We’ve all been there before. You head to the cupboard, looking for food. Your stash of mac n’ cheese is dangerously low and you’ve been living the ramen life for three consecutive days—it’s time to explore other options. You stare blankly at the shelves, waiting for something to catch your eye. What’s that, behind the half empty bag of Cool Ranch Doritos? A can of soup.
Now that the polar vortex is back, it’s time for soup to reclaim its place in our hearts as a favorite go-to meal. Most college students don’t have extra time to slave over a pot of homemade soup every week, yet not everyone is a fan of canned soup. The mystery meat and slimy vegetables in canned soup can be questionable, so here are six quick and simple ways to turn your soup from canned to gourmet.
I’ll be the first person to admit that the canned chicken in chicken noodle soup is a little iffy. A simple solution to overcome the protein in canned soup is to add your own. Cook some extra chicken next time you’re making dinner, save it, and add it to your soup. This works with beef, bacon, sausage, and other proteins as well, depending on the flavor profile you’re looking for.
Cheese is an easy fix to add some flavor and creaminess to your soup. Try sprinkling feta on top of tomato soup or adding spicy pepper jack to chicken noodle. You can stir cheese into your soup or just add some to the top. The flavor combinations are limitless.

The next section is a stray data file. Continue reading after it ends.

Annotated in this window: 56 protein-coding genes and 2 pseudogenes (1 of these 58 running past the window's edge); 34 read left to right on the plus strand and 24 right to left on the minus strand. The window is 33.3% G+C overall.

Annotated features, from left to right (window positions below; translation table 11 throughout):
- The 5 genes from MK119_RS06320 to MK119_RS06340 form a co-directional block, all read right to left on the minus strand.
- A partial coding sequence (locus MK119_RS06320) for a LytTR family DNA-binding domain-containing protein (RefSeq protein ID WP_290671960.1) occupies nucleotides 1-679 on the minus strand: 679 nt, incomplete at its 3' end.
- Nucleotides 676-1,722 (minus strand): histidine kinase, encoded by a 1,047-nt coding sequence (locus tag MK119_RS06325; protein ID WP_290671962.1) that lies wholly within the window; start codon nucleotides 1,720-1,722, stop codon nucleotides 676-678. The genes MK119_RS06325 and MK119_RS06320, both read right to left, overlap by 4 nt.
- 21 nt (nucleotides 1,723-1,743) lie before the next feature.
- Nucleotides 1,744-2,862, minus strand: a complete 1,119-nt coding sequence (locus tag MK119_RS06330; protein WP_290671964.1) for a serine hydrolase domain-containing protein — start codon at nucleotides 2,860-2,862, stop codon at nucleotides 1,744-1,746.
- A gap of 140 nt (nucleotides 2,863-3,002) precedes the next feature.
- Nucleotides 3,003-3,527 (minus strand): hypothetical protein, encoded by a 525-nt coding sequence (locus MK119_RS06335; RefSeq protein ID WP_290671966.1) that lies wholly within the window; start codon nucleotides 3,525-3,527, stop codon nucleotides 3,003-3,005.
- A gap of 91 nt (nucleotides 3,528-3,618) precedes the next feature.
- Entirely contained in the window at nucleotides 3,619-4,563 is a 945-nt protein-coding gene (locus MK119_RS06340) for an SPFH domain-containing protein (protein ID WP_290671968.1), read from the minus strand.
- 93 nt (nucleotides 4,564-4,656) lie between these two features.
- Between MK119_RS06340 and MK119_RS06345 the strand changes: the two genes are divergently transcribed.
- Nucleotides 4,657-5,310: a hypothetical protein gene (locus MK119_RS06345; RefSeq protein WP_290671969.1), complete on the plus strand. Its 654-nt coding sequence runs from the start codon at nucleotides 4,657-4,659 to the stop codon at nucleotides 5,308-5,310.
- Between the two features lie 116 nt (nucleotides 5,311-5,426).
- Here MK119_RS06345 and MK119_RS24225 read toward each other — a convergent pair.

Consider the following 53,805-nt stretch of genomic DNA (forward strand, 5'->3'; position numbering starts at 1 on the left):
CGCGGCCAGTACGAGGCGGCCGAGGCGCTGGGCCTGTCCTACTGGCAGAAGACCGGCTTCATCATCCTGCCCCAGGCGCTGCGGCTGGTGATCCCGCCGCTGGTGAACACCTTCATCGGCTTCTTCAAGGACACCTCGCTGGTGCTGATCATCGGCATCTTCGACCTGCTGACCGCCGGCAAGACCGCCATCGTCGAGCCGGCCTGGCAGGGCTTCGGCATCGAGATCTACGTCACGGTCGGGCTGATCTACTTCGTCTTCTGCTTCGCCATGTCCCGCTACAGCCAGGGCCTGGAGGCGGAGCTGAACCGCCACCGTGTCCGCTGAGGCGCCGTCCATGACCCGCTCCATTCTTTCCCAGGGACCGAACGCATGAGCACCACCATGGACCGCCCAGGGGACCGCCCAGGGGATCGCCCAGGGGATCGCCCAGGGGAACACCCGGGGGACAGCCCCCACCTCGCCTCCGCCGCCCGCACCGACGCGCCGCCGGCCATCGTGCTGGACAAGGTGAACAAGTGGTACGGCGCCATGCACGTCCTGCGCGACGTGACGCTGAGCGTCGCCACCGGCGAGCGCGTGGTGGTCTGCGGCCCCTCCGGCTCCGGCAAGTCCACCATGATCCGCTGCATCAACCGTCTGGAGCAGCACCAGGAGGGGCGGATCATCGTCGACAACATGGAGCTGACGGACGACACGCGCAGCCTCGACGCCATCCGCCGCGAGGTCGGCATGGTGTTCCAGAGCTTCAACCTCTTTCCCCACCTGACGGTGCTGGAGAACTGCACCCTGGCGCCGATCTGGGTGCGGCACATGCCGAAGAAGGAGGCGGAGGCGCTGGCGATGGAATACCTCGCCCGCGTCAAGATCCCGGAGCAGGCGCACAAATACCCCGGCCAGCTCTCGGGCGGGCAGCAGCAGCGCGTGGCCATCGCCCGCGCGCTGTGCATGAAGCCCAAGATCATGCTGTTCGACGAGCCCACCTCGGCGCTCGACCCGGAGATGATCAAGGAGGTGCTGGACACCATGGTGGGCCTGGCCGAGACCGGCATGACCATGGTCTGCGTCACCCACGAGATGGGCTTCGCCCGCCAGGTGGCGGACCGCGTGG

Sometimes all a soup needs is a little extra salt or pepper, but usually it needs more. Try adding minced garlic or fresh basil, parsley, or rosemary to your soup—whatever’s available. Acid is also a great idea. To make canned soup more gourmet, squeeze in some lemon juice or top it with a drizzle of balsamic vinegar.
While I don’t recommend adding cream to brothy soups, it makes a great addition to tomato soups and chowders. Cream or milk not only makes your soup smoother, it’ll also add a fresh taste to a food that’s been sitting on a shelf for several weeks (or months).
Fresh veggies are always preferred, but frozen vegetables work just as well and will still add a fresh component to a not-so-fresh dish. Any hearty vegetable works. Pick your favorite, pick what’s in season, pick what your mom sent you, or pick what your roommate’s boyfriend left in the fridge that morning.
If you don’t have croutons in your cupboard, I can almost guarantee that you have a substitute. Some favorites are tortilla chips, goldfish, pretzels, and popcorn. Any kind of chip works, and toasted bread is another quick way to make your own croutons. If you’re feeling especially fancy, cut your grilled cheese into cubes and use those as croutons in your tomato soup.